Among the daily churn of ‘Web 3.0’, blockchains and cryptocurrency messaging, there is generally very little that feels genuinely interesting or unique enough to pay attention to. The same was true for OpenAI CEO Sam Altman’s Ethereum blockchain-based Worldcoin when it was launched in 2021 while promising many of the same things as Bitcoin and others have for years. However, with the recent introduction of the World ID protocol by Tools for Humanity (TfH) – the company founded for Worldcoin by Mr. Altman – suddenly the interest of the general public was piqued.
Defined by TfH as a ‘privacy-first decentralized identity protocol’ World ID is supposed to be the end-all, be-all of authentication protocols. Part of it is an ominous-looking orb contraption that performs iris scans to enroll new participants. Not only do participants get ‘free’ Worldcoins if they sign up for a World ID enrollment this way, TfH also promises that this authentication protocol can uniquely identify any person without requiring them to submit any personal data, only requiring a scan of your irises.
Essentially, this would make World ID a unique ID for every person alive today and in the future, providing much more security while preventing identity theft. This naturally raises many questions about the feasibility of using iris recognition, as well as the potential for abuse and the impact of ocular surgery and diseases. Basically, can you reduce proof of personhood to an individual’s eyes, and should you?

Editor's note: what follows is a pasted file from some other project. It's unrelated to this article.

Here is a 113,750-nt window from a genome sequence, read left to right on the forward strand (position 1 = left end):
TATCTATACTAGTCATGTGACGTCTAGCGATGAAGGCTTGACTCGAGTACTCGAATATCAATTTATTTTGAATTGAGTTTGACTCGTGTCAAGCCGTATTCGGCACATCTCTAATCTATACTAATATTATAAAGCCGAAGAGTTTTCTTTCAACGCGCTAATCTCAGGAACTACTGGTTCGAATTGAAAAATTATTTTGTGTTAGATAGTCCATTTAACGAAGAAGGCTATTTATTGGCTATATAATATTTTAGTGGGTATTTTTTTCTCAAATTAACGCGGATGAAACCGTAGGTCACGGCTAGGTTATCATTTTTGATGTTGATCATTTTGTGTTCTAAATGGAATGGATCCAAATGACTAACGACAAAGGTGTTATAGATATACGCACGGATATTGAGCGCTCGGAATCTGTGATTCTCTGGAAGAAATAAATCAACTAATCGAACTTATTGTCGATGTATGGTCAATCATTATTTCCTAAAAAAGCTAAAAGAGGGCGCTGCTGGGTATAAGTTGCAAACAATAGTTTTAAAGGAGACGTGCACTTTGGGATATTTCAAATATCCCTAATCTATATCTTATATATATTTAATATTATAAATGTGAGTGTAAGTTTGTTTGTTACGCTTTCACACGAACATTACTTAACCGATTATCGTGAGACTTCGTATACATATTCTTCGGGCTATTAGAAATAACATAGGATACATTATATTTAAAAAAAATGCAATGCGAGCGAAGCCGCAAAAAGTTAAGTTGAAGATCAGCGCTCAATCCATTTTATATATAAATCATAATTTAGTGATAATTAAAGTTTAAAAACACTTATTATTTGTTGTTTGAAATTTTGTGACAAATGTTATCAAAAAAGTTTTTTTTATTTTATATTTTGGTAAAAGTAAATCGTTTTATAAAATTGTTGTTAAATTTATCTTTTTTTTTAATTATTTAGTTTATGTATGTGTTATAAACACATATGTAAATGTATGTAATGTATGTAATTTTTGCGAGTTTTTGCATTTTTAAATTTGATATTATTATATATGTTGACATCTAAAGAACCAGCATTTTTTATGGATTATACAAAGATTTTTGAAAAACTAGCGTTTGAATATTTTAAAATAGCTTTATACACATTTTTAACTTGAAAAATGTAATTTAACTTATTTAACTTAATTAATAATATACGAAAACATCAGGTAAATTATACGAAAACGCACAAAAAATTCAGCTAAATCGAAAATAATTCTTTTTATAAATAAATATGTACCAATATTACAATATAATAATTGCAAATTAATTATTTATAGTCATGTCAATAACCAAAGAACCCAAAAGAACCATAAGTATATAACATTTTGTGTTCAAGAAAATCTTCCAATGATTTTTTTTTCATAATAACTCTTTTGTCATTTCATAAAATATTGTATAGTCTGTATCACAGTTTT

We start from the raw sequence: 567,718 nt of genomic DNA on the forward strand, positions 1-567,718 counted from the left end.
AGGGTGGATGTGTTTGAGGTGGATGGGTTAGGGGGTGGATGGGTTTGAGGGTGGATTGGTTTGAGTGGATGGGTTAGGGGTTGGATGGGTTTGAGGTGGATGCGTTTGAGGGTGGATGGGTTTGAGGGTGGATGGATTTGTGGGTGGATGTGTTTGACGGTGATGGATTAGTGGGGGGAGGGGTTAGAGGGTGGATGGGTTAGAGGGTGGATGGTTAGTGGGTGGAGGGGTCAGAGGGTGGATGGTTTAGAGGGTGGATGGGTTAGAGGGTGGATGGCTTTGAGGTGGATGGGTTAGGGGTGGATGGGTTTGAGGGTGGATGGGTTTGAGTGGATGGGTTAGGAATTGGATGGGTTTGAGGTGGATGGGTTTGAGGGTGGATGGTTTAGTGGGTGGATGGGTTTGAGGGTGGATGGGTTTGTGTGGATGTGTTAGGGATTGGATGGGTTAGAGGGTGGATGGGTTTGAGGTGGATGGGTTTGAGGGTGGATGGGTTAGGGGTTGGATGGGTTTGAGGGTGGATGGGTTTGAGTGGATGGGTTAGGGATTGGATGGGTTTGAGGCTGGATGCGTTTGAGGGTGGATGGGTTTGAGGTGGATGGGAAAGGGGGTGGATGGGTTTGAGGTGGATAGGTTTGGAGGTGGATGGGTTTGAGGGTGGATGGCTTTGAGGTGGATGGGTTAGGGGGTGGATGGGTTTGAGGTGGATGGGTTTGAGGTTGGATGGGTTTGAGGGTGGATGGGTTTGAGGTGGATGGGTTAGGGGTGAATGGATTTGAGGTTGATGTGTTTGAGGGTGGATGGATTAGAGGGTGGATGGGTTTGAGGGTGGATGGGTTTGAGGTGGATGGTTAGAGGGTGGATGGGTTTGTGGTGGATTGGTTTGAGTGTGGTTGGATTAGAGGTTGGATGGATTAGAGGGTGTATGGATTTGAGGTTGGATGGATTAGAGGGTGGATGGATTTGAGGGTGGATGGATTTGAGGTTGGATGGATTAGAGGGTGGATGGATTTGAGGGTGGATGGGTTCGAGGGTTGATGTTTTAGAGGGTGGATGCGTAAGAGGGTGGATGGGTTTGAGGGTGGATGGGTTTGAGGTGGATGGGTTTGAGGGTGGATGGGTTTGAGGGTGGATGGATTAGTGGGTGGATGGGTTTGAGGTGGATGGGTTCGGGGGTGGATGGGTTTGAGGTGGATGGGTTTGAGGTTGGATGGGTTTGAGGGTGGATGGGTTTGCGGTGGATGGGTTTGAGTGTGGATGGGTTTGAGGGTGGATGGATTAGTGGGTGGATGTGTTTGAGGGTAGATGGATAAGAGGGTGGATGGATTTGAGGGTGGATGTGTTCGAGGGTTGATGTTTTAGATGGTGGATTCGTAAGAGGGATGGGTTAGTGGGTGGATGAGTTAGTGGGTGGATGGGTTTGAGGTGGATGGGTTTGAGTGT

Observe The Happy Fun Orb
Although one may question initially the size and heft of the World ID Orb, there is quite a bit of hardware packed into it, for good reason as we’ll see in a moment. A teardown of the device shows the optics and PCBs. Most of the processing capacity is provided by an Nvidia Jetson Xavier NX system-on-module (SoM), with power for the entire system provided by a nearly 100 Wh, swappable battery pack, composed of 8 single 18650 Li-ion cells.
This is enough to use the Orb in a portable fashion without having to stay near a power source. The rest of the device’s heft comes from the big telephoto lens and mirror system including gimbal system. This allows for a hapless volunteer’s eyes to be captured without requiring them to press their eyes right up to the sensor.
This optical system reveals a commonality among iris scanners, in that they generally do not use the visual spectrum, but rather multi-spectral, near-infrared radiation to discern as many details in the iris as possible. The front PCB of the Orb reveals the final sensors, including a thermal camera. Much of this seems to be related to the anti-tampering measures mentioned by the available documentation, as well as ensuring that a live person is in front of the sensors.
Most of this hardware is open source, with design files available on the Worldcoin GitHub account. However, this does not include the anti-tamper systems, and requires the use of Autodesk’s Eagle software to use the project files. Creating your own Orb is thus only partially possible, but allows for some insights into the design behind it. Incidentally, although each Orb is Internet-connected, the iris scans are said to not be sent to the World ID servers, but rather stay on the Orb.